High-Tech Aplications of Cognition: Artificial Intelligence (AI), Expert Systems, Artificial Neural Networks (ANNs) and Robotics
Artificial Intelligence (AI)
Can a computer really think like a human being? Yes and no, As you'll see. Although there are important differences between the ways computers and human brains process information, amazing progress has been made in the field of artificial intelligence since the term was first used by researcher John McCarthy in 1956. Artificial intelligence (AI) refers to the programming of computer systems to simulate human thinking in solving problems and in making judgements and decisions. The first successful effort to program computers to mimic human thinking was made by Allen Newell and Herbert A. Simon in 1972. They developed programs that could play chess as well as human expert could, although not as well as master players. Eventually, AI experts at IBM created a computer called Deep Blue, wich defeated long-time world chess champion Garry Kasparov in 1997. (In 2003, a match between Kasparov and a smaller, slower version of Deep Blue known as Deep Junior ended in a draw.)
Some experts have stated that chess-playing computers such as Deep Blue could not really think on their own. These experts insist that even the most sophisticated "thinking" of computers is not really analogous to human cognition, because, unlike humans, these machines are merely following a set of rules, no matter how complex those rules may be. Stunned by his defeat, Kasparov disagreed with Deep Blue's critics. As the match proceeded, he felt that the computer was showing signs of human-like cognitive ability in the form of strategic understanding. Somewhere along the way, the tactics (specific rules for playing chess) that had been programmed into Deep Blue had apparently been transformed into strategy―the formulation of an overall game plan.
Decades before Deep Blue's stunning defeat of the reigning world chess champion, Newell and Simon had opened the door for computer systems able to do far more than play chess like an expert. Today's expert systems "perform a substantial number of human tasks at a professional level" (Simon, 1995, p. 507). Expert systems are computer programs designed to carry out highly specific funtions within a limited domain. One of the first medical expert systems was MYCIN, a computerized diagnostician in the area of blood diseases and meningitis. Other expert systems perform a range of funtions in medicine, space technology, military defense, weather prediction, and a variety of other fields.
Expert systems operate in well-defined domains; that is, such a system's knowledge base, or store of information, is not inordinately large and is limited to a specific area of expertise (Hendler, 1994). Outside its area of expertise, an expert system not funtion. Expert systems, then, are useful only as assistants to humans; they cannot stand alone. For example, expert systems can be used by physicians to confirm diagnoses or to suggest diagnoses doctors haven't thought of (Brunetti et al., 2002). Yet, these systems far surpass the human brain in their ability to retrieve massive amounts of stored data and to use that data to make decisions based on specific facts and rules that have been preprogrammed into their software. In addition, because they run on computers, expert sistems are vastly superior to humans in carrying out complex mathematical operations at lighting speed.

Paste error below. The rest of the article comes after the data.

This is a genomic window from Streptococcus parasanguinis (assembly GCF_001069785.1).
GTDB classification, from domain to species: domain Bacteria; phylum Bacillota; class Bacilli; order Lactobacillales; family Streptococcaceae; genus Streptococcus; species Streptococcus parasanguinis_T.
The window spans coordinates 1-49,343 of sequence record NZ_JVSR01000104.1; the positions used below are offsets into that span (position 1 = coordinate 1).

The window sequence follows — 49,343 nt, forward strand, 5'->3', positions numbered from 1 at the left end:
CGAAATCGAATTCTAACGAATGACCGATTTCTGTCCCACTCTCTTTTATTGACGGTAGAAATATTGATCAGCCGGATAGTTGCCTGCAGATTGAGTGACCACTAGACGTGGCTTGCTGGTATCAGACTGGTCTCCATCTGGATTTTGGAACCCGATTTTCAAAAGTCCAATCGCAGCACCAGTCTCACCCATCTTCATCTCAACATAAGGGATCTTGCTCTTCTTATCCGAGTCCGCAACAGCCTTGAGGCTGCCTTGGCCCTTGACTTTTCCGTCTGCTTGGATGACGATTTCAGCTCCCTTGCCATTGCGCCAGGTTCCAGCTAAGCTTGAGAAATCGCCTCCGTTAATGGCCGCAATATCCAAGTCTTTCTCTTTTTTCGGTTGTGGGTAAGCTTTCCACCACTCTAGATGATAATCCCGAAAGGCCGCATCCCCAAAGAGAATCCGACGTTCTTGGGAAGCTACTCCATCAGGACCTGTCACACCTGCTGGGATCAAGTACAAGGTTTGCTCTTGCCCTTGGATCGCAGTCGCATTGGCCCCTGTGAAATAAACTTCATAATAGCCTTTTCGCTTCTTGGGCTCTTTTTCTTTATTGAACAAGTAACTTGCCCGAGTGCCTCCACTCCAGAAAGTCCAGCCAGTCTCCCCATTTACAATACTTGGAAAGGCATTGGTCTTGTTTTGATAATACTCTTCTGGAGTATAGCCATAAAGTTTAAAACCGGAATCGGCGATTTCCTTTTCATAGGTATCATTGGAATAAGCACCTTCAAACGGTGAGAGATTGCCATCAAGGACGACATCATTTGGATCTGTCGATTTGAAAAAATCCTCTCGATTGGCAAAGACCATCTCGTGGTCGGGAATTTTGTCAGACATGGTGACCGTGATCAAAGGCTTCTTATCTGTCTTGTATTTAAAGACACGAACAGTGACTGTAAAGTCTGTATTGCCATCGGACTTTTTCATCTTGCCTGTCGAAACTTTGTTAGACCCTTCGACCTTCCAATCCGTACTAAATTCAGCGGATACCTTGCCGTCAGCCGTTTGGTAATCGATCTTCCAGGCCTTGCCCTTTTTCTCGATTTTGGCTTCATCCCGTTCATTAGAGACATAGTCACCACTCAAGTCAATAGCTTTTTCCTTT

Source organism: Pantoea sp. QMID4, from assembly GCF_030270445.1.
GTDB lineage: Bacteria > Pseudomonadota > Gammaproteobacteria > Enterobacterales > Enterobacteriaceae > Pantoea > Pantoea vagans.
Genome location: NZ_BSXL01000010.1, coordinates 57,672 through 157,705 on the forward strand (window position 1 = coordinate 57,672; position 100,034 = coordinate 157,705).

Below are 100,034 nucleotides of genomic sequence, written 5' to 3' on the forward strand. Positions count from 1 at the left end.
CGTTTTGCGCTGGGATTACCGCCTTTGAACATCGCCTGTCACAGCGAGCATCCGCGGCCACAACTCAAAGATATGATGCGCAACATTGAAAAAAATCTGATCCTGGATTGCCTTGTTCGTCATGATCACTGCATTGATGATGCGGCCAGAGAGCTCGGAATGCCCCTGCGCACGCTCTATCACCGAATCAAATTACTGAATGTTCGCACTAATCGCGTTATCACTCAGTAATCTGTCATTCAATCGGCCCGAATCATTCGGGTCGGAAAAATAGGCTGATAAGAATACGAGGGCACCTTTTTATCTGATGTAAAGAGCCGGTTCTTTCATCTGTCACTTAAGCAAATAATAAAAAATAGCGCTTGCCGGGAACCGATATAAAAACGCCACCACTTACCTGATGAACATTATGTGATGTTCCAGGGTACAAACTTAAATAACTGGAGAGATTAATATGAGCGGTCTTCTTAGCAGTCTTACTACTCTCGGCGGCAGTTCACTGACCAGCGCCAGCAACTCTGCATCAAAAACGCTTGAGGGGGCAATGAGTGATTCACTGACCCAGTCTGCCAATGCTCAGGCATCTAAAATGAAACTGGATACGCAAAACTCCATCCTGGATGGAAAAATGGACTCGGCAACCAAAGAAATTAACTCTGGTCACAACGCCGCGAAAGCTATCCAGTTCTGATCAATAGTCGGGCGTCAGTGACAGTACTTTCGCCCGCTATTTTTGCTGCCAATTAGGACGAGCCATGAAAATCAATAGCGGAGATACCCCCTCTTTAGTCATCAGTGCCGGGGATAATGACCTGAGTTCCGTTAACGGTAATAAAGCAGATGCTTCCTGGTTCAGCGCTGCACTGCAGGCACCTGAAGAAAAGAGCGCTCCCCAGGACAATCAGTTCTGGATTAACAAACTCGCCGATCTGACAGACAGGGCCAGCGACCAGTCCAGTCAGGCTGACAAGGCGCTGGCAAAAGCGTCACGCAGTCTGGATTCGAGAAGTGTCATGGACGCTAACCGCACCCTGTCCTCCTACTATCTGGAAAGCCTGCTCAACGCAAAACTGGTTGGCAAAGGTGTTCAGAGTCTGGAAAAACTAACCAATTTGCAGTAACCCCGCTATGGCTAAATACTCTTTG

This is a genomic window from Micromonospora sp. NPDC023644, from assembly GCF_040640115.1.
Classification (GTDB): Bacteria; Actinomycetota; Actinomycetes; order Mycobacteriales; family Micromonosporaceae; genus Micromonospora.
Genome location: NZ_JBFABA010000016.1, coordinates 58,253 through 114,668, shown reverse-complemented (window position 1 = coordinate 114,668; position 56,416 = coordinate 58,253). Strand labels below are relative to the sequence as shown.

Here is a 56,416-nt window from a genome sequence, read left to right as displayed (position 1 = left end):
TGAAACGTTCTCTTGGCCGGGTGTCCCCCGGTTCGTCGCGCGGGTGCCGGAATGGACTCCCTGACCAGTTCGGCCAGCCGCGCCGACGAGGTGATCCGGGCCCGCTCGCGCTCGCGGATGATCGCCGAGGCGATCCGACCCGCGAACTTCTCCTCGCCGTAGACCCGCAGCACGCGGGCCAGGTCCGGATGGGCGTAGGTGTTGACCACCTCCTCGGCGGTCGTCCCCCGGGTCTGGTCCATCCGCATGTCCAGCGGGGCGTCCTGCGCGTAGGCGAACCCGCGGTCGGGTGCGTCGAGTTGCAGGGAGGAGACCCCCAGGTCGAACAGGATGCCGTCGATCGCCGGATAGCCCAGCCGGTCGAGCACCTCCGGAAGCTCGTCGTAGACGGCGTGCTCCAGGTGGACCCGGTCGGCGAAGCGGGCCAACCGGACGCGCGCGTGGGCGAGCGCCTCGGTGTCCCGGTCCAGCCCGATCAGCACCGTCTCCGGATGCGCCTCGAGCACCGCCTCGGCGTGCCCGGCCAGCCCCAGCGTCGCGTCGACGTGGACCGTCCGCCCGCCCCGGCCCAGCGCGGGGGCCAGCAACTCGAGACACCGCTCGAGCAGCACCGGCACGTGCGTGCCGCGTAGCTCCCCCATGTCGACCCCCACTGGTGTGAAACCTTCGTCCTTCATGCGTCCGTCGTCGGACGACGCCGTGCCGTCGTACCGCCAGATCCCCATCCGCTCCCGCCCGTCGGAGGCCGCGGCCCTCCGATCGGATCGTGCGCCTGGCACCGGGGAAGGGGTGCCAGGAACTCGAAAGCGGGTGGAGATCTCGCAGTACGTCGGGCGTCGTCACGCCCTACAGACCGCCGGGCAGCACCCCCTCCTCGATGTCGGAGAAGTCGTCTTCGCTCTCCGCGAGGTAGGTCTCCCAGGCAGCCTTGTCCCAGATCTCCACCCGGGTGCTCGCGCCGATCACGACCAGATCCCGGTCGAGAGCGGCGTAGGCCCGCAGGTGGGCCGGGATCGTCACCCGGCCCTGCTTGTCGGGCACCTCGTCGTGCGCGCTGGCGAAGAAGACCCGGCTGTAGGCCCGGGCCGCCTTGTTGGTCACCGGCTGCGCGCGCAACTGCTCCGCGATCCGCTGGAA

Moreover, the idea that expert systems can't stand alone is being challenged. For example, some studies show that psychotherapy clients can be helped just as effectively by interacting with expert systems as in face-to-face sessions with a human therapist (Taylor & Luce, 2003). Remember, though, that any expert system relies on the accumulated knowledge of human experts. Thus, it is impossible for computers to totally replace human professionals.
Artificial Neural Networks
Scientists are devising even more sophisticated computer systems, based on their understanding on how neurons in certain parts of the brain are connected and how those connections develop (Buonomano & Merzenich, 1995; Hinton et al., 1995). Computer systems that are intended to mimic the human brain are called Artificial Neural Networks (ANNs). Like synaptic connections in the brain, the connections in an ANN can be strengthened or weakened as a result of experience. Many of the newer expert systems utilize ANNs, making them not only able to process information like human experts but also to learn from experience just as those experts do (Brunetti et al., 2002). However, even some of the simplest cognitive tasks that people accomplish without conscious effort can be very difficult to program into a computer system. For example, ANNs that can learn how to distinguish between moving beings, such as humans, horses, cows, and so on, have only recently been developed (Tabb et al., 2002).